Grand Designs NZ’s ‘stealth bomber’ builder’s new home is an art gallery in a former steelworks
Art collector Scott Lawrie wowed viewers during the first round of Grand Designs NZ with his stunning, sculptural build in Pakiri, Auckland – and engaging personality. He still has his beautiful Scottish accent, his wonderful art collection and his enthusiasm for life, but today he lives in his new gallery in a former steelworks in Auckland.
Scott: Pakiri was a show pony house. I used to open it every weekend for visitors, as well as for art shows and fundraising events. But out of the blue, a local real estate agent called me while I was abroad to say someone wanted to buy it.
It was the right time to move. Loved it, but found myself pretty alone up there with just me and my little dog Skippy. I had opened my gallery in Matakana, but I had trouble moving forward. We would do very well in the summer, but the numbers would drop in the winter. When Covid hit, we backed off. We were the first gallery to close, which is really sad.
The sale of the house was settled in December 2019 and I stayed in Auckland. But I did not come directly here. I bought a house in Huia and had builders there for a year and a half. I bought it for $840,000 and sold it completely refurbished for $1.325 million, which was a record price for Huia. It gave me the capital to think of a gallery space. And this space in Mt Eden was the first place I looked.
It was an old steel works – they made steel windows like these for houses all over Auckland. I like the mix of commercial and residential.
Architect Paul Clarke, who designed the Pakiri House, designed this space, keeping the height high and creating two long galleries, so you can walk around it.
The kitchen was already there. I still don’t cook. But I love living in Mt Eden – it has everything from Sal’s Pizza to the local Indian and a pasta shop. It’s fantastic, but you gain a lot of weight with all that around the corner. But at least I’m walking around the corner and burning some weight.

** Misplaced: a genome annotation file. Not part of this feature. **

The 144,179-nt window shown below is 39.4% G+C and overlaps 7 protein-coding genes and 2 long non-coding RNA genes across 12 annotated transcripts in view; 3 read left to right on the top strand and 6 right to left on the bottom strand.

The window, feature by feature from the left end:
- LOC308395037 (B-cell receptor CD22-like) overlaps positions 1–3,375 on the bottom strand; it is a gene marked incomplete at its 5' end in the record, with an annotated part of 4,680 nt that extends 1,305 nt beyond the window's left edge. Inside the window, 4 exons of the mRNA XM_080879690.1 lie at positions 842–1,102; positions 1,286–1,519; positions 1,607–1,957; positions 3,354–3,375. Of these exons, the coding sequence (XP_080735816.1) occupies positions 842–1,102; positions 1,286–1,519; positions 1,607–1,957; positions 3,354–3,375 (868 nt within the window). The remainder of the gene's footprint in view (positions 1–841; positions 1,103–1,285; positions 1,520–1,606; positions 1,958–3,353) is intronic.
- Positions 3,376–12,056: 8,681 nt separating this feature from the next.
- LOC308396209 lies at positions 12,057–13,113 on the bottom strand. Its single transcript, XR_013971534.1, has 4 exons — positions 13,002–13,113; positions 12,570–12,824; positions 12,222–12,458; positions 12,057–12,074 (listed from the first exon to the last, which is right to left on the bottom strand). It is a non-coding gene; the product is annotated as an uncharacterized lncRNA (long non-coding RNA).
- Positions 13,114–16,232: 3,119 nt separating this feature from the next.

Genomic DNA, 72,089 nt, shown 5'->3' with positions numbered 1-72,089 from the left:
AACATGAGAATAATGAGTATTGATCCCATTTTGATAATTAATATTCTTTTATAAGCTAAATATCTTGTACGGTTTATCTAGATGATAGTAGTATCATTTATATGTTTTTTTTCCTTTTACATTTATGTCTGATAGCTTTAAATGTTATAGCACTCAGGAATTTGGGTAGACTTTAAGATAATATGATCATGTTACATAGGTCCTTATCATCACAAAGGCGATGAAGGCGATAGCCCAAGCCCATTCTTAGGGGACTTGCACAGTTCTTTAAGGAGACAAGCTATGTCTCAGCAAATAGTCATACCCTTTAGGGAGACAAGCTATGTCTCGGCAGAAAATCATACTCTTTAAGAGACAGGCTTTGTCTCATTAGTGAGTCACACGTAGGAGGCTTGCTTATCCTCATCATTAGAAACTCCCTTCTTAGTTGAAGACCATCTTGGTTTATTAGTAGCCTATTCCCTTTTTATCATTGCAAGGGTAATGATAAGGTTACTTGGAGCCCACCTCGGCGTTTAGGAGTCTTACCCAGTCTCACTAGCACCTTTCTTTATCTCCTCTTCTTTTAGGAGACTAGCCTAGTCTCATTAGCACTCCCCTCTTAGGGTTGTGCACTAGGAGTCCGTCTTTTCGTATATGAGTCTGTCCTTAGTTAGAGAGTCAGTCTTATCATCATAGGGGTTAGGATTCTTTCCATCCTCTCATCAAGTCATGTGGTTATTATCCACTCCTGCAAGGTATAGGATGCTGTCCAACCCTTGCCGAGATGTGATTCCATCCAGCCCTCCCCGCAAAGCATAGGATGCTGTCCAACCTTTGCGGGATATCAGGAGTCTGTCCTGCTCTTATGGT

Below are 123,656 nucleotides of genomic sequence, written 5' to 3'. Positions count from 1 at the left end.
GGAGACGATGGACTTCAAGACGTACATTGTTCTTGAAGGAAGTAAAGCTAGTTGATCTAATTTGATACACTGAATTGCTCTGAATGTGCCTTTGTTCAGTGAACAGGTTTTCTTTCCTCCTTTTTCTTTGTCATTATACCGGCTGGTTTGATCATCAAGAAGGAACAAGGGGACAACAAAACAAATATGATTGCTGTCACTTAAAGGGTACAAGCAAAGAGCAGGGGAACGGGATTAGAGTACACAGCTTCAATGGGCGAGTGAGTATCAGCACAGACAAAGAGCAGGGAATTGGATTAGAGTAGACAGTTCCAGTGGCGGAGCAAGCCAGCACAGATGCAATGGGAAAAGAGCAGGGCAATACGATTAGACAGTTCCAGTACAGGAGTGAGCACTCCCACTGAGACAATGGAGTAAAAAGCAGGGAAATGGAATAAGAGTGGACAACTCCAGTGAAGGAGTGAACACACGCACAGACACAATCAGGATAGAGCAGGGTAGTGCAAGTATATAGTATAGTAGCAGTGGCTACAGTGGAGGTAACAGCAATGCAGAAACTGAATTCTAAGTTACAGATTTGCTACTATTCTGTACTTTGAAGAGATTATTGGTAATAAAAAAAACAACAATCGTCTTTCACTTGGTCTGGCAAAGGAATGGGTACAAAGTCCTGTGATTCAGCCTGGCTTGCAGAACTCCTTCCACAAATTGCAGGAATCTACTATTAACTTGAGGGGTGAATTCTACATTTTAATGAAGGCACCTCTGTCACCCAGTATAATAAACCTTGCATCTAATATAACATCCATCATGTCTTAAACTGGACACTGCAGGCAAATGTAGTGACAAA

I love living here, but it’s a very public space downstairs. You can leave your panties on the clothesline. There is no separation between public and private, except for my bedroom upstairs.
People say, ‘Do you think it’s weird not having a separation between work and life?’ I say no, because when you’re in the arts, there’s no switching on, switching off. The arts are something you love and do.
Very few of us are in it for the money. We do this out of passion and to support young artists, like Cook Islander Sefton Rani and Niuean Marcus Hipa from South Auckland. His painting Drifting Petals, 2022 refers to the devastating effect of climate change in the Pacific. It asks the question, ‘how do you have cultivation when you have no land?’.
For my first show in March (I had two) I printed 1000 flyers and went around and put them in mailboxes. And as I walked around, I thought I bet the big dealers don’t do that. We had 54 people come from the community to the open house – 51 of them had never been to a gallery before. And I love that.
We show Pacifica-Moana art and it changes the whole vibe. The type of people who visit the gallery has been a real eye-opener, and I’m really grateful to this community.
It completely changes your opening. You know, in a traditional vernissage there might be rich people coming, but here you get the whole whanau, pushing prams. They are happy to be here. I do a big song and dance to explain the job to people when they walk through the door, rather than letting them try to figure it out on their own.
If you make art accessible, people come. If you create posh galleries in white boxes where the language is incomprehensible and no one explains the stories behind the creation of the work, they become like morgues.
It’s also this thing of taking risks. A lot of my friends say, for God’s sake, slow down. But you see these things as challenges. For me, Pakiri was a challenge and I did it. People tell me, do you regret anything? And I say, well no, because I achieved everything I wanted to achieve. I was able to live five years on a beautiful hill in a beautiful part of the country, but then I got restless again.
I’ve been collecting art for about 15 years and still have plenty in store. Lots of other things are just hidden all over the room – I only climb stairs at night. But it’s also a big space up there, with a skylight and a bird’s eye view of the gallery.
Some people ask after my little dog Skippy. He is still there – he is 14 years old. He’s an old man. He has become deaf and can no longer see well. He bumps into everything, and the gallery floors were too slippery for him and he kept falling. So he’s recuperating with a friend – he’s a Ponsonby dog now.